Maître de Conférence à l'Universidad Austral de Chile (UACH)

Research area

My research focuses on the evolution of the biological diversity, both at the community and population levels, and the process that are at the origin of these variations. In particular, I'm interested in determining what are the impacts of the environmental changes over the diversity (biological or genetic) of organisms located in the maritime coastal area. The aim is to understand how the global environmental changes, natural or linked to human activity, affect the survival of the populations.

I use principally molecular markers to study the population genetic diversity of seaweeds of important economical or ecological interest. Recently, part of my work was focused on unravelling the existence of cryptic sister species and studding their distribution, past population dynamics and possible events of hybridization and introgression in contact zones.

I am also interested in the evolution of life history traits and reproductive strategy in red algae and their genetic consequences. Various life cycles coexist among and within taxa of red algae and some species are characterised by complex lifecycle (haploid-diploid life cycle) that make them good models to test some hypotheses on the evolution of life cycles.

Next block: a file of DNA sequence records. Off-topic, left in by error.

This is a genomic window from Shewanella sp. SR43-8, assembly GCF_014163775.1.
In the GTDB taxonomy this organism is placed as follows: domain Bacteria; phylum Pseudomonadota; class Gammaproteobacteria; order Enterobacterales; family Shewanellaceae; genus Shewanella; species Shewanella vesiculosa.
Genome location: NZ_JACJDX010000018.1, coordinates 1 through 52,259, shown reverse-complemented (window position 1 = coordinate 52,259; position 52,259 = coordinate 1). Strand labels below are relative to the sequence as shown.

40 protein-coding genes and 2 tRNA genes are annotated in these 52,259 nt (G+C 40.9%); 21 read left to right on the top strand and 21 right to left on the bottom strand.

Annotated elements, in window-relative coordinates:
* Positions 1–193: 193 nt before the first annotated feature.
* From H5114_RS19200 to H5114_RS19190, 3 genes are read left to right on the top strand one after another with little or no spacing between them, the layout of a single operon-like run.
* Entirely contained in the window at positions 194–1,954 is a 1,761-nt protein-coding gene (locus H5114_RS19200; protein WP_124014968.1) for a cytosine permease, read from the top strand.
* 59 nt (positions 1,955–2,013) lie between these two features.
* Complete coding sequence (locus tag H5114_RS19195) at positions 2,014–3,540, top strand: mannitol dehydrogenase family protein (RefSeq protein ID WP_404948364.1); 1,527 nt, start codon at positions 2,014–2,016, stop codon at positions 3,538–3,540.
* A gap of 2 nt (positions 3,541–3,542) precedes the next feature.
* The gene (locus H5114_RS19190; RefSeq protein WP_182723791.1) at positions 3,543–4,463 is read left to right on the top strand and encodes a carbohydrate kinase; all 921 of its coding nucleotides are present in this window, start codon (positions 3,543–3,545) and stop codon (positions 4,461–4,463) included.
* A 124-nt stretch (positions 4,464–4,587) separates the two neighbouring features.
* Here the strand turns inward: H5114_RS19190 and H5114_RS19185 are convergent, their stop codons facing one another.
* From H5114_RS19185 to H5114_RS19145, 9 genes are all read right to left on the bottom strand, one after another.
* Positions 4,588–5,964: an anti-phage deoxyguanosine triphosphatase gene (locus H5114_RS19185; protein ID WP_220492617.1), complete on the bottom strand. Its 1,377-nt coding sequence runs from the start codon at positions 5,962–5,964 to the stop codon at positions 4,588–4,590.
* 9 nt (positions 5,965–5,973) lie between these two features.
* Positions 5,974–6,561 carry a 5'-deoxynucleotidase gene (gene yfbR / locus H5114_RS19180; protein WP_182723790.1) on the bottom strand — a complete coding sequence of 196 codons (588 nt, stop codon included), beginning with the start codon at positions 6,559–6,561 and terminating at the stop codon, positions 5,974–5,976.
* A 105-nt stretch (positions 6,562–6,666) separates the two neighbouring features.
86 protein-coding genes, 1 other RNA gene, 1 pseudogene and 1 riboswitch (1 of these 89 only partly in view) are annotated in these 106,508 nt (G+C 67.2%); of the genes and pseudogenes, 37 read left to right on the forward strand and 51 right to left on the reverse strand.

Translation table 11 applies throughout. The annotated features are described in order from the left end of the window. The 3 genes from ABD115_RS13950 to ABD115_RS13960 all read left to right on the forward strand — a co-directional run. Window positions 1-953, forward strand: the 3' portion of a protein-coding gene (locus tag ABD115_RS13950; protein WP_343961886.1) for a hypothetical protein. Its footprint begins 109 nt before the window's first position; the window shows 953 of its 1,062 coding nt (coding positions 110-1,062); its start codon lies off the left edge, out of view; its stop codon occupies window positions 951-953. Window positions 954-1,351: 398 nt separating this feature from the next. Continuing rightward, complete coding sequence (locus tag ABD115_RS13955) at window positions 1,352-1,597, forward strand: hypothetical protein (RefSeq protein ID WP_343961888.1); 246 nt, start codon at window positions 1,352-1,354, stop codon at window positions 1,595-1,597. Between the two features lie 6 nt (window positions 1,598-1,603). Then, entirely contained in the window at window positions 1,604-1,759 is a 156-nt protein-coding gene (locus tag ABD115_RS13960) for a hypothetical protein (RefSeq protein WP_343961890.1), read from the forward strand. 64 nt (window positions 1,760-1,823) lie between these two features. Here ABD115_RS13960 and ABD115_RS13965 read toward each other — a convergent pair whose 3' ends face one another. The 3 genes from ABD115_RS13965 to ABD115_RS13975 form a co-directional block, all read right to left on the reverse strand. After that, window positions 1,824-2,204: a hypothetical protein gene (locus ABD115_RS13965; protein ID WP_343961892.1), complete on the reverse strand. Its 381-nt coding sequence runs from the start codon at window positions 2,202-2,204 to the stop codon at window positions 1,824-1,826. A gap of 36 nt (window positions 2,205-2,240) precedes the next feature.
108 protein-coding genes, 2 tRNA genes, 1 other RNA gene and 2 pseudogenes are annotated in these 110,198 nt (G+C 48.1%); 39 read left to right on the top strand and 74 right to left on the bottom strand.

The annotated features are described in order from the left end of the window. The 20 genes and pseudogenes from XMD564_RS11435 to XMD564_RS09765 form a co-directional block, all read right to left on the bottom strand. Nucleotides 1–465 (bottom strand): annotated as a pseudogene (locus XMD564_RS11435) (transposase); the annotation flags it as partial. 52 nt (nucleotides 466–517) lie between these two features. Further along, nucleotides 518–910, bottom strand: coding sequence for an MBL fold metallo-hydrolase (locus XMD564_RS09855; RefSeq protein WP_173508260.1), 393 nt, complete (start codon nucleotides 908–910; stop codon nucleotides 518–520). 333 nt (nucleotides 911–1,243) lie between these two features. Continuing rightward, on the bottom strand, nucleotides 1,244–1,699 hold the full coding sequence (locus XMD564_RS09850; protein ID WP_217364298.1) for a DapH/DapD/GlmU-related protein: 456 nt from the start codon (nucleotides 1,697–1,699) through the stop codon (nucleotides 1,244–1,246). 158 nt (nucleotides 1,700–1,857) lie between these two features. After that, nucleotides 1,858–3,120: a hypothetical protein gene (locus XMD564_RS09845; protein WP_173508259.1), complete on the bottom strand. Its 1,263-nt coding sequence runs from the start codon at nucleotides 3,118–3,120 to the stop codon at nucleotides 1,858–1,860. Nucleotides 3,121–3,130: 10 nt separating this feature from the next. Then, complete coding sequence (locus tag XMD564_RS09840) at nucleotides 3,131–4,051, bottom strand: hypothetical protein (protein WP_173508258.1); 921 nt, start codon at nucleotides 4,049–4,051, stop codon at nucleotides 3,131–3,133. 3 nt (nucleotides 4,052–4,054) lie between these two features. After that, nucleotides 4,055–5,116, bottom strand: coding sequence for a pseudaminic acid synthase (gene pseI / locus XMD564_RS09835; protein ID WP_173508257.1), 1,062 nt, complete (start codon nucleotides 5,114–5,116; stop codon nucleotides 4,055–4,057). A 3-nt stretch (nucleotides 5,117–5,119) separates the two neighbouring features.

Publications 2014

  • Guillemin M-L, Valero M, Faugeron S,Nelson W, Destombe C (2014) Tracing the Trans-Pacific Evolutionary History of a Domesticated Seaweed (Gracilaria chilensis) with Archaeological and Genetic Data. PLoS ONE 9(12): e114039. doi:10.1371/journal.pone.0114039.
  • Guillemin M-L, Valenzuela P, Gaitan-Espitia JD & Destombe C (2014) Evidence of reproductive cost in the triphasic life history of the red alga Gracilaria chilensis (Gracilariales, Rhodophyta). Journal of Applied Phycology, 26, 569-575
  • Ramírez ME, Contreras-Porcia L, Guillemin M-L, Brodie J, Valdivia C, Flores-Molina M R, Núñez A, Bulboa Contador C & Lovazzano C (2014) Pyropia orbicularis sp. nov. (Rhodophyta, Bangiaceae) based on a population previously known as Porphyra columbina from the central coast of Chile. Phytotaxa, vol.158, p.133-153.